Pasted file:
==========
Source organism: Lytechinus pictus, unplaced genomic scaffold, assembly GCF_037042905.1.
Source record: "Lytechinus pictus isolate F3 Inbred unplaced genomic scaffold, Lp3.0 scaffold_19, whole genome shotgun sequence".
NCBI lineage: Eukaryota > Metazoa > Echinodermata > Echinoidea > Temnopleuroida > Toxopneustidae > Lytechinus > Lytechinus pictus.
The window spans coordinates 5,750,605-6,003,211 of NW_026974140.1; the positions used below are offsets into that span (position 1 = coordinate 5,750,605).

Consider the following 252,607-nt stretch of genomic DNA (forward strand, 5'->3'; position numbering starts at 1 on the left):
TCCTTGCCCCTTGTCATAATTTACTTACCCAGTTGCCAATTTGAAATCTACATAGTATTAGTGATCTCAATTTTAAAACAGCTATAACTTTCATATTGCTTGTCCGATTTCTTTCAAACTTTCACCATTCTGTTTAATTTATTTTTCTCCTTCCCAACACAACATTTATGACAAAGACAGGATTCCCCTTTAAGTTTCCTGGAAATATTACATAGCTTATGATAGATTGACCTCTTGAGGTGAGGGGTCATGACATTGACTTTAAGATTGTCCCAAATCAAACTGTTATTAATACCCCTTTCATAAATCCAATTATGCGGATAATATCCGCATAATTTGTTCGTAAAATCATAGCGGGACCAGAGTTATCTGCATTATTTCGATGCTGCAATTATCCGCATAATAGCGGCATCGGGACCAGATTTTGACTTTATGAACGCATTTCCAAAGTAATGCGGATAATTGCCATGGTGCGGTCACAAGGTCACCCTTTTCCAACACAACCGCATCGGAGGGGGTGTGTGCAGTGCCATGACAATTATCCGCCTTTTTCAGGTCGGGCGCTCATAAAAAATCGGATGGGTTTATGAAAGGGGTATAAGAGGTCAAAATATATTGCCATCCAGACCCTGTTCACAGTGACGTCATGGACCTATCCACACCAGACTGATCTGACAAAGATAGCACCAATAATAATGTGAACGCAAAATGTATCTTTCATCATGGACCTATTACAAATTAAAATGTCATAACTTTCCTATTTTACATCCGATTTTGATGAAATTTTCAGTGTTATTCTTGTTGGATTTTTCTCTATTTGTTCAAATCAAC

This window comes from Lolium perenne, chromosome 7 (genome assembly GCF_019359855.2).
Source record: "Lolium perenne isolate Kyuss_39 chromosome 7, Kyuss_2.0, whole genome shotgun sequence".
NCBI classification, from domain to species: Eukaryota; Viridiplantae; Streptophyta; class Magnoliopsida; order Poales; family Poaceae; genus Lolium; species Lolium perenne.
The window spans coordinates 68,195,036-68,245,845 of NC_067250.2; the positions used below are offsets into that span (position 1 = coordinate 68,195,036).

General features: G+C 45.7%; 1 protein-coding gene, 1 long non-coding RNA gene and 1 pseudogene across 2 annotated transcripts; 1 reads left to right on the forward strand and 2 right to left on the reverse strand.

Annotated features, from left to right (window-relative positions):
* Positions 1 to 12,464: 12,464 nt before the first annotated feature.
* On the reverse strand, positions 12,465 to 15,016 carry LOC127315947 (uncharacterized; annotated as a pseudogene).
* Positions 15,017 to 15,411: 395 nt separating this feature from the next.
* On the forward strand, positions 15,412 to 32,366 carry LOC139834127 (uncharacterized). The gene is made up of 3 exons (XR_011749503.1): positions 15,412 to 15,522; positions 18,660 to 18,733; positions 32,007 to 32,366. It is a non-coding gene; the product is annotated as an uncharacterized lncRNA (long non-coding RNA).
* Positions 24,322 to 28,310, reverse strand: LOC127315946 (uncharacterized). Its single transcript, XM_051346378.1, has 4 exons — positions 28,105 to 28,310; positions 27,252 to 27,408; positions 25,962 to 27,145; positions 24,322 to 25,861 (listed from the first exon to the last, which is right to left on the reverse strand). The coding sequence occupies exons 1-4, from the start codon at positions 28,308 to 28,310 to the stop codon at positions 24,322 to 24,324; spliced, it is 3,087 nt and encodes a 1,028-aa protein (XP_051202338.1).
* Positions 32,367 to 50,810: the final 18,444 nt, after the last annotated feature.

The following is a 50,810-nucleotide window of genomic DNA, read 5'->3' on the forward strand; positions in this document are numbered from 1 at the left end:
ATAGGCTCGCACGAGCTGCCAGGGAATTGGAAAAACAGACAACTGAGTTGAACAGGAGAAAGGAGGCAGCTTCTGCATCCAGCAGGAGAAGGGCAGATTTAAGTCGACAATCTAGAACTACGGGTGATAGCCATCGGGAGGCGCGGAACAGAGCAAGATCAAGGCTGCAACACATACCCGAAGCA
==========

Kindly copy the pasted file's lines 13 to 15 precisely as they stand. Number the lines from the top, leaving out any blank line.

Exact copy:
* Positions 1 to 12,464: 12,464 nt before the first annotated feature.
* On the reverse strand, positions 12,465 to 15,016 carry LOC127315947 (uncharacterized; annotated as a pseudogene).
* Positions 15,017 to 15,411: 395 nt separating this feature from the next.